A "Naming Conventions" question

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    Beginning game programmer Petike's Avatar
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    A "Naming Conventions" question

    Hi,
    there are some conventions in C++ language in naming the variables, objects, functions, etc... . And for example the convention for naming classes are: the 1st letter should be UPPERCASE and there shouldn't be any "_"-underscore character to divide letters but there should be each new word written with UPPERCASE letter: For example: "SimpleClass" or "MyNewClass".
    Or one example for writing functions: "simpleFunction()", "myFunction()".

    AND THE QUESTION IS:
    Why for example the class from <string> library is written as "string" (or "basic_string<char>") or some variables are written as "out_of_scope". So that they are written WITH UNDERSCORE and classes WITH SMALL LETTERS?

    Thanks.

    Petike

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    Conventionally, classes in the C++ standard library use lower-case letters and underscores to make it more clear that they are part of the standard, and not just a random user-defined class.

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    Beginning game programmer Petike's Avatar
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    Thanks

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    Cat without Hat CornedBee's Avatar
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    There are no naming conventions in C++, as such. Different entities (persons, companies, or even programming cultures) have conventions.

    So, for example, the CamelCase convention you describe for classes is used by many companies, projects and cultures (e.g. QT, with a Q prefix, wxWidgets, with a wx prefix, or the Java culture), but it is not inherent to C++.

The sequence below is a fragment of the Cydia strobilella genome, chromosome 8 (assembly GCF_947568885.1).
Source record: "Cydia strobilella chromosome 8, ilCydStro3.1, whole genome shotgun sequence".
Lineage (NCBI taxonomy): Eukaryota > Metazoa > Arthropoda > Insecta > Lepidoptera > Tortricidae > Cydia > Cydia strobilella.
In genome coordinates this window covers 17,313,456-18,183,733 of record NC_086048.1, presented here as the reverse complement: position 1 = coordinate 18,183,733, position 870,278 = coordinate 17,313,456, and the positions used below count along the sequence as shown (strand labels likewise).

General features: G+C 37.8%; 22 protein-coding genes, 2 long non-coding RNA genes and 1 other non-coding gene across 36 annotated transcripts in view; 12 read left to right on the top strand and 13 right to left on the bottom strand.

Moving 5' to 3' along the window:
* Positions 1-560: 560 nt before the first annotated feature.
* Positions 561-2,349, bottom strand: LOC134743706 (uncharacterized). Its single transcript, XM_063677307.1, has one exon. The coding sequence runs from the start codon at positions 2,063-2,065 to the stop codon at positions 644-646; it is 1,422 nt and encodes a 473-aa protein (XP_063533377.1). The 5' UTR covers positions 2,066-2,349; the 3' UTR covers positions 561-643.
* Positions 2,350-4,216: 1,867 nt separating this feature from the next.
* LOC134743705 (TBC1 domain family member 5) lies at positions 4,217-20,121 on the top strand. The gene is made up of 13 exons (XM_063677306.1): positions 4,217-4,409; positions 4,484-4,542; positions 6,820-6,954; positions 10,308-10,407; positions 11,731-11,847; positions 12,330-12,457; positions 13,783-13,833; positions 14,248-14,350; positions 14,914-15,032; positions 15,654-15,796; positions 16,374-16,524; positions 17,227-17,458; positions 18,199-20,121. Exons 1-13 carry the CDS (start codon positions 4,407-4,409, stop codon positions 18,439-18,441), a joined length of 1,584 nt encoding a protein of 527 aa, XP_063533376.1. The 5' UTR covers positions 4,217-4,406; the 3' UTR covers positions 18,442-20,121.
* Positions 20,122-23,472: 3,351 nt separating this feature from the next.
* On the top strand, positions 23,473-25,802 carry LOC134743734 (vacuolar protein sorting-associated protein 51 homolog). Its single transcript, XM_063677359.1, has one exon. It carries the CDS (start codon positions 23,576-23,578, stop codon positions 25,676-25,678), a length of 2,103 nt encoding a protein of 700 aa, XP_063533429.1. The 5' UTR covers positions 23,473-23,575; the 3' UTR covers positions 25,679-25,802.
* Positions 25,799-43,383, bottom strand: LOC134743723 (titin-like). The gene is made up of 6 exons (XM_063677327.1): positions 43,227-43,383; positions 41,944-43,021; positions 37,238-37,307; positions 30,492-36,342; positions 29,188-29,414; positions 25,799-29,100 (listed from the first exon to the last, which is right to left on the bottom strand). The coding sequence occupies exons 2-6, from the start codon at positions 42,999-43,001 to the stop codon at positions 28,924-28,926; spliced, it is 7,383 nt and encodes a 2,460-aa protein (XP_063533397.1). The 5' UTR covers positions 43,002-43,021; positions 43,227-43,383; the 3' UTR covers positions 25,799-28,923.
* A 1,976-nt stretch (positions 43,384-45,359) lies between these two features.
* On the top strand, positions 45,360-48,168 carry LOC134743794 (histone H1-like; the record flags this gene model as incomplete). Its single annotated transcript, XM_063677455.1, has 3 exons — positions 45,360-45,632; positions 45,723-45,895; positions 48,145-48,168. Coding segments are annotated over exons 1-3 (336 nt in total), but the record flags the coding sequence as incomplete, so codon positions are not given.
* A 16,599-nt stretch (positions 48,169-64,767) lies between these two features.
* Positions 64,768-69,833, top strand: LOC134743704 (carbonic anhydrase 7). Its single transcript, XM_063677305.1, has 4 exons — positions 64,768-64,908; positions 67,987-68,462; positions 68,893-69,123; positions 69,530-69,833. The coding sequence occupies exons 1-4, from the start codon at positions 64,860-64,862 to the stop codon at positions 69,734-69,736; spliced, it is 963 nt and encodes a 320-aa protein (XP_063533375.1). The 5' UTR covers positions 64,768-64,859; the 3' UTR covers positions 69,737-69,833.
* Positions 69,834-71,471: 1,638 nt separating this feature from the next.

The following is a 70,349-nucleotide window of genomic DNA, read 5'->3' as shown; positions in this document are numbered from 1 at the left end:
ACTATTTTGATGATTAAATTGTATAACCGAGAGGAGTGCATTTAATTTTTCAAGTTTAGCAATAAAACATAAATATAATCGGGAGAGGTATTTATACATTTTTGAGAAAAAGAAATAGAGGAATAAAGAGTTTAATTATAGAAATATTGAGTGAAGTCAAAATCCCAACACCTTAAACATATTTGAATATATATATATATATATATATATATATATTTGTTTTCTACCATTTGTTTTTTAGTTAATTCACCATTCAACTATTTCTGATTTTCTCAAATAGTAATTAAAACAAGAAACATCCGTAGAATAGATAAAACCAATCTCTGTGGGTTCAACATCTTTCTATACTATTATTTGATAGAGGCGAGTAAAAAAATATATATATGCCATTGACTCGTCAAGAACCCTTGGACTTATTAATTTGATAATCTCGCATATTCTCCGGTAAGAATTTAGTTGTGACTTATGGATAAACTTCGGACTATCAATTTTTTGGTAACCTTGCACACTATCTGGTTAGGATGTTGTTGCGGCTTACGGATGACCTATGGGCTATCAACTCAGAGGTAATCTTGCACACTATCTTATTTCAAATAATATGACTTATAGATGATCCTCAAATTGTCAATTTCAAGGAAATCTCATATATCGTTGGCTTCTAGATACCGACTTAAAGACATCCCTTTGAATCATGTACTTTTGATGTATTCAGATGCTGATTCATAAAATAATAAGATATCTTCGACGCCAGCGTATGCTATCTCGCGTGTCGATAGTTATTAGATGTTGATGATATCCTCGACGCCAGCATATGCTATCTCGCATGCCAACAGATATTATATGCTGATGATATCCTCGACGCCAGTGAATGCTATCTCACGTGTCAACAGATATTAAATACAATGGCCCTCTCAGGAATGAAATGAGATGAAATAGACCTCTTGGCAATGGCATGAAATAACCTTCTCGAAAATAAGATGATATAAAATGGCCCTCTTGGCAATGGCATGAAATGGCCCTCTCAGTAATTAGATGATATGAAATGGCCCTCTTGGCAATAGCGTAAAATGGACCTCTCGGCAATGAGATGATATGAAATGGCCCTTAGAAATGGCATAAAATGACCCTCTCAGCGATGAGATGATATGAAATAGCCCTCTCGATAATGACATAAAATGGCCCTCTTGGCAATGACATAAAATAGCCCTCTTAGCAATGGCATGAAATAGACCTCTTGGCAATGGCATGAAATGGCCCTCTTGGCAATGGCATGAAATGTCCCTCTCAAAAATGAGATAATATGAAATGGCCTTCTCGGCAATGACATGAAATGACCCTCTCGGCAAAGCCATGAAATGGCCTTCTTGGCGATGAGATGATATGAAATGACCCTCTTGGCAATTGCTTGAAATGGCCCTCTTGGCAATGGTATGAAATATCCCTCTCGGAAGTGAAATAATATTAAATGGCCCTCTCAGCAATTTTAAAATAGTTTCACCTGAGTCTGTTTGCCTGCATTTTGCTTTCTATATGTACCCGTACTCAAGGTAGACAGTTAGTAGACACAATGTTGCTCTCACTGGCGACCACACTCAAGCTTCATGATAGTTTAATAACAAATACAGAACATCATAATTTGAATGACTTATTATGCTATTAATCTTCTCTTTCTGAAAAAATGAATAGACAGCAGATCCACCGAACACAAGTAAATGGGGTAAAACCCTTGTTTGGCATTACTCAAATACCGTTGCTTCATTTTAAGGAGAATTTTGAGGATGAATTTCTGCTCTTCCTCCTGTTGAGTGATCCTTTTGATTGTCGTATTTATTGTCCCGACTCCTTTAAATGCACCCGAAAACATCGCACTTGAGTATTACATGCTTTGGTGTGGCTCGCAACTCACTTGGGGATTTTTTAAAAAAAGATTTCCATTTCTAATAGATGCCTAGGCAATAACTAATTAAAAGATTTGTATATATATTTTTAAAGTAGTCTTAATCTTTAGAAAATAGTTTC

C++'s standard library is named using the K&R C culture, where mixed case is non-existent and upper case is reserved for macros and constants (with the very atypical exception of the FILE type). Therefore, it's string and runtime_error and copy_backwards. Note that C++, having come into existence in a time where memory was no longer measured in two-digit kilobyte numbers and where compilers thus allowed names longer than perhaps 10 characters, stopped using abbreviations for names and thus has no new names like atoi ("asciiz to integer"), strstr ("find string in string") or execvp ("load executable with a pointer to a variable number of arguments").
    All the buzzt!
    CornedBee

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    Just be consistent with whatever you choose. And if you're editing someone else's code, follow their conventions.

    Of course, when you're writing anything non-trivial, you'll inevitably get convention clashes in libraries. CamelCase, snake_case, and if you're unlucky enough to be doing Windows programming, the scourge of the programming world, convHungarianNotation.

  6. #6
    In the Land of Diddly-Doo g4j31a5's Avatar
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    Quote Originally Posted by medievalelks View Post
    Just be consistent with whatever you choose. And if you're editing someone else's code, follow their conventions.

    Of course, when you're writing anything non-trivial, you'll inevitably get convention clashes in libraries. CamelCase, snake_case, and if you're unlucky enough to be doing Windows programming, the scourge of the programming world, convHungarianNotation.
    So true...
    ERROR: Brain not found. Please insert a new brain!

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